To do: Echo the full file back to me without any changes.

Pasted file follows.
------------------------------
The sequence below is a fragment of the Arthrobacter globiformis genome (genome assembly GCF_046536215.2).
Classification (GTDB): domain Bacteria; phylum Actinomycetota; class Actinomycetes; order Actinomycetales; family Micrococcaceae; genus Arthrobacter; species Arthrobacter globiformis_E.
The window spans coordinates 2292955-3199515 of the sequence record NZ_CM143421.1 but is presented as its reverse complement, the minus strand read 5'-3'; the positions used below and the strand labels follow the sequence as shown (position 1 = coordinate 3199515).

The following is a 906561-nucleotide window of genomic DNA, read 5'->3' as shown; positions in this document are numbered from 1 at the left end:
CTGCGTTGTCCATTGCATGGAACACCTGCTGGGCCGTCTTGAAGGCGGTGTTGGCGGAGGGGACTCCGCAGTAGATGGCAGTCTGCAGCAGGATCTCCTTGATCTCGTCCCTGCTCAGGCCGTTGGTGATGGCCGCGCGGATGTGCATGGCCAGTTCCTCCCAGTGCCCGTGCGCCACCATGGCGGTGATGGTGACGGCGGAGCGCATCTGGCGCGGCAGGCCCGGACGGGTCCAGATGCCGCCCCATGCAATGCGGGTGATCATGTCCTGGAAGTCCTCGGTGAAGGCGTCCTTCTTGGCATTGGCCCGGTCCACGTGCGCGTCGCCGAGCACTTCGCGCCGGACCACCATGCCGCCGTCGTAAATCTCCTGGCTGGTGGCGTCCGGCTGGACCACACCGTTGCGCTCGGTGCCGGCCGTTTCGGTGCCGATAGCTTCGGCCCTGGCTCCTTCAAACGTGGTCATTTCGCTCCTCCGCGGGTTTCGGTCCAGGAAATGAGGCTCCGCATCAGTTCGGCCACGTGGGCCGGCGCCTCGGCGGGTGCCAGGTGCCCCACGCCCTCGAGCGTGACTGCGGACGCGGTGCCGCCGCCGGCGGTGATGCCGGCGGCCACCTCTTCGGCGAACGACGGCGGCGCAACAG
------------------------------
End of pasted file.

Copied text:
The sequence below is a fragment of the Arthrobacter globiformis genome (genome assembly GCF_046536215.2).
Classification (GTDB): domain Bacteria; phylum Actinomycetota; class Actinomycetes; order Actinomycetales; family Micrococcaceae; genus Arthrobacter; species Arthrobacter globiformis_E.
The window spans coordinates 2292955-3199515 of the sequence record NZ_CM143421.1 but is presented as its reverse complement, the minus strand read 5'-3'; the positions used below and the strand labels follow the sequence as shown (position 1 = coordinate 3199515).

The following is a 906561-nucleotide window of genomic DNA, read 5'->3' as shown; positions in this document are numbered from 1 at the left end:
CTGCGTTGTCCATTGCATGGAACACCTGCTGGGCCGTCTTGAAGGCGGTGTTGGCGGAGGGGACTCCGCAGTAGATGGCAGTCTGCAGCAGGATCTCCTTGATCTCGTCCCTGCTCAGGCCGTTGGTGATGGCCGCGCGGATGTGCATGGCCAGTTCCTCCCAGTGCCCGTGCGCCACCATGGCGGTGATGGTGACGGCGGAGCGCATCTGGCGCGGCAGGCCCGGACGGGTCCAGATGCCGCCCCATGCAATGCGGGTGATCATGTCCTGGAAGTCCTCGGTGAAGGCGTCCTTCTTGGCATTGGCCCGGTCCACGTGCGCGTCGCCGAGCACTTCGCGCCGGACCACCATGCCGCCGTCGTAAATCTCCTGGCTGGTGGCGTCCGGCTGGACCACACCGTTGCGCTCGGTGCCGGCCGTTTCGGTGCCGATAGCTTCGGCCCTGGCTCCTTCAAACGTGGTCATTTCGCTCCTCCGCGGGTTTCGGTCCAGGAAATGAGGCTCCGCATCAGTTCGGCCACGTGGGCCGGCGCCTCGGCGGGTGCCAGGTGCCCCACGCCCTCGAGCGTGACTGCGGACGCGGTGCCGCCGCCGGCGGTGATGCCGGCGGCCACCTCTTCGGCGAACGACGGCGGCGCAACAG